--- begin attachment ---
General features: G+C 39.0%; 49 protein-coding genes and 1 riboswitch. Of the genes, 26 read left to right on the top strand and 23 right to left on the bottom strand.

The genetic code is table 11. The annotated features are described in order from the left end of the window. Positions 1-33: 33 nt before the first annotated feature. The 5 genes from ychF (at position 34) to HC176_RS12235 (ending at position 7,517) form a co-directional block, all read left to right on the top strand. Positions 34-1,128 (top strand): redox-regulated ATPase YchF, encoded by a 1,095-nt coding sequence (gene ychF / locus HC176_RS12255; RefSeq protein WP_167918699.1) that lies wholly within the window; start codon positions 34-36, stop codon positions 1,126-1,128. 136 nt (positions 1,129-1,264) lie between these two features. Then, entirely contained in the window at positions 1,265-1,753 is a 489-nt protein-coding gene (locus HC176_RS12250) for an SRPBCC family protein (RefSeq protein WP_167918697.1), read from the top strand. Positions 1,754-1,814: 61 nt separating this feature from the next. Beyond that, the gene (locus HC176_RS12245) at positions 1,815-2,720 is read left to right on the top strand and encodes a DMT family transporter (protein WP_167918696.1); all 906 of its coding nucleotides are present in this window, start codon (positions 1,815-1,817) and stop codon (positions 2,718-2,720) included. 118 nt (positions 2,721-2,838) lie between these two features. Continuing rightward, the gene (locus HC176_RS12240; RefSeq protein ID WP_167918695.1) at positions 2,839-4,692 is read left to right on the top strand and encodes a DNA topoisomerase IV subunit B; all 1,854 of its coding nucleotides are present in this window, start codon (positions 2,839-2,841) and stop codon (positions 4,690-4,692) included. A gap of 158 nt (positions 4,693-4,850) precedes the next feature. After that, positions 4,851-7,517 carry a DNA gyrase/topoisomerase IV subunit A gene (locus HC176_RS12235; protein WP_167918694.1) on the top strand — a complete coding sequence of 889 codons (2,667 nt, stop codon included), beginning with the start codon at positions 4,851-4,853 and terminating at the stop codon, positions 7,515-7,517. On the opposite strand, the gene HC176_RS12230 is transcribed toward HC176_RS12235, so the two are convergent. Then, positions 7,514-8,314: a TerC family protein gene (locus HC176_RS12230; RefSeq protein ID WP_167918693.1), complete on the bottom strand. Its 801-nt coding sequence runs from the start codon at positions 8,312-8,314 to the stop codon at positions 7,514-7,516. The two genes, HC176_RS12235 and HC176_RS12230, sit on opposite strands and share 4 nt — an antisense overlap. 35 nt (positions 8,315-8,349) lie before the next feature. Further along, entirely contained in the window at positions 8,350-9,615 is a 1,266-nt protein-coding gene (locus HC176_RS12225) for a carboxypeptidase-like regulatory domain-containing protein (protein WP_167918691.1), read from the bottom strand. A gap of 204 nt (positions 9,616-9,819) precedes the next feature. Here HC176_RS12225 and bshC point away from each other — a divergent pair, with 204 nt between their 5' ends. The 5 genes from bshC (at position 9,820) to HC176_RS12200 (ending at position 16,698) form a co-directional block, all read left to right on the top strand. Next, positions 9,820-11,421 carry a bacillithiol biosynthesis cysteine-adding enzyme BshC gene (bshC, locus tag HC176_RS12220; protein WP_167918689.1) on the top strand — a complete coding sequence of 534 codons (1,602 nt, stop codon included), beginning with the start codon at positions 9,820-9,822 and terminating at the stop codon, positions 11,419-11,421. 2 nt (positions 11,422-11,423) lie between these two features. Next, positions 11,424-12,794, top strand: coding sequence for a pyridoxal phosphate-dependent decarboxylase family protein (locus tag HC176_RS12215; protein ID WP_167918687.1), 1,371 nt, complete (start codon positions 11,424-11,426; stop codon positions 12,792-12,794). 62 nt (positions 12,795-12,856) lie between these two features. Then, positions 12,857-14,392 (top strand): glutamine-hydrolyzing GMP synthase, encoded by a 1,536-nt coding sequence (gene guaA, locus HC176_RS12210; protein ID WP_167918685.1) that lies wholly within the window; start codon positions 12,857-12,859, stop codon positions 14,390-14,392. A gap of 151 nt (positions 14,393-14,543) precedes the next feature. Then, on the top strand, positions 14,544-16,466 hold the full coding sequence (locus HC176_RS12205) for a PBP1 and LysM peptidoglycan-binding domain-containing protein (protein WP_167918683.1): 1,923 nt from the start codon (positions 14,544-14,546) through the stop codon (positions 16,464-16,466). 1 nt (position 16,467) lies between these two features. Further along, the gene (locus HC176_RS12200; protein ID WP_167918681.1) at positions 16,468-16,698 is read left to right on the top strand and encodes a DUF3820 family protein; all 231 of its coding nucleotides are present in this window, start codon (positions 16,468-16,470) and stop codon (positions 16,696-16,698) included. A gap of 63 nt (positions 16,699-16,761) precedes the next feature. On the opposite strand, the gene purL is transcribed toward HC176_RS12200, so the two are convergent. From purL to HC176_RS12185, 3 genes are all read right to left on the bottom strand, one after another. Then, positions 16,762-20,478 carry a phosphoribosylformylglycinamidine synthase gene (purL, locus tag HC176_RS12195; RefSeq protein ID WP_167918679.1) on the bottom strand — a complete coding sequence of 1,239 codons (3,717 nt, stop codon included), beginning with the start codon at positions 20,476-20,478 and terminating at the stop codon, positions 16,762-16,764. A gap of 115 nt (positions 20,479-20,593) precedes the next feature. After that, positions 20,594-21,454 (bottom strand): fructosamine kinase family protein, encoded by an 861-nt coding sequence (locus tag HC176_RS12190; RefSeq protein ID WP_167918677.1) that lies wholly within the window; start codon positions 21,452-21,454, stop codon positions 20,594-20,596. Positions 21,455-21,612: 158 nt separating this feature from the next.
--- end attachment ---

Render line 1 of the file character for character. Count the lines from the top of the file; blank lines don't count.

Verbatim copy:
General features: G+C 39.0%; 49 protein-coding genes and 1 riboswitch. Of the genes, 26 read left to right on the top strand and 23 right to left on the bottom strand.